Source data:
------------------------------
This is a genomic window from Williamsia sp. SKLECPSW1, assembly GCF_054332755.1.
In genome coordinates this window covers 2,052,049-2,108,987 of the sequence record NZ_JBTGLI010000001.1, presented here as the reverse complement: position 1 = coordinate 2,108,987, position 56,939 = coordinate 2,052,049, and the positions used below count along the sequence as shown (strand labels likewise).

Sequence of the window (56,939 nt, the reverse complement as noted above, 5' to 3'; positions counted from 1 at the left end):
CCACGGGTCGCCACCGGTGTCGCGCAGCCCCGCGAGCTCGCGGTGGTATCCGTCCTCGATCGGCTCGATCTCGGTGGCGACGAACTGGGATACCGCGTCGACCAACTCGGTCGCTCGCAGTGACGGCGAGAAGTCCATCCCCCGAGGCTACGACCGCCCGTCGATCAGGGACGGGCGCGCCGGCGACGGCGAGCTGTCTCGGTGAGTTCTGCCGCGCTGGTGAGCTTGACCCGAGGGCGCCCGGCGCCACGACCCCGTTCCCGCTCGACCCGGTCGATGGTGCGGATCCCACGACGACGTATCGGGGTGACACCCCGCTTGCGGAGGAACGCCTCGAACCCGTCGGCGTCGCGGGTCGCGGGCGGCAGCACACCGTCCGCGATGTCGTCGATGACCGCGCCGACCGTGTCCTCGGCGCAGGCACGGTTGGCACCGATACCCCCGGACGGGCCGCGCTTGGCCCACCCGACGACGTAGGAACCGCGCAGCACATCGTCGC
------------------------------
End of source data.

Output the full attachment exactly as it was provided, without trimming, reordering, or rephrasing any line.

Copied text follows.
This is a genomic window from Williamsia sp. SKLECPSW1, assembly GCF_054332755.1.
In genome coordinates this window covers 2,052,049-2,108,987 of the sequence record NZ_JBTGLI010000001.1, presented here as the reverse complement: position 1 = coordinate 2,108,987, position 56,939 = coordinate 2,052,049, and the positions used below count along the sequence as shown (strand labels likewise).

Sequence of the window (56,939 nt, the reverse complement as noted above, 5' to 3'; positions counted from 1 at the left end):
CCACGGGTCGCCACCGGTGTCGCGCAGCCCCGCGAGCTCGCGGTGGTATCCGTCCTCGATCGGCTCGATCTCGGTGGCGACGAACTGGGATACCGCGTCGACCAACTCGGTCGCTCGCAGTGACGGCGAGAAGTCCATCCCCCGAGGCTACGACCGCCCGTCGATCAGGGACGGGCGCGCCGGCGACGGCGAGCTGTCTCGGTGAGTTCTGCCGCGCTGGTGAGCTTGACCCGAGGGCGCCCGGCGCCACGACCCCGTTCCCGCTCGACCCGGTCGATGGTGCGGATCCCACGACGACGTATCGGGGTGACACCCCGCTTGCGGAGGAACGCCTCGAACCCGTCGGCGTCGCGGGTCGCGGGCGGCAGCACACCGTCCGCGATGTCGTCGATGACCGCGCCGACCGTGTCCTCGGCGCAGGCACGGTTGGCACCGATACCCCCGGACGGGCCGCGCTTGGCCCACCCGACGACGTAGGAACCGCGCAGCACATCGTCGC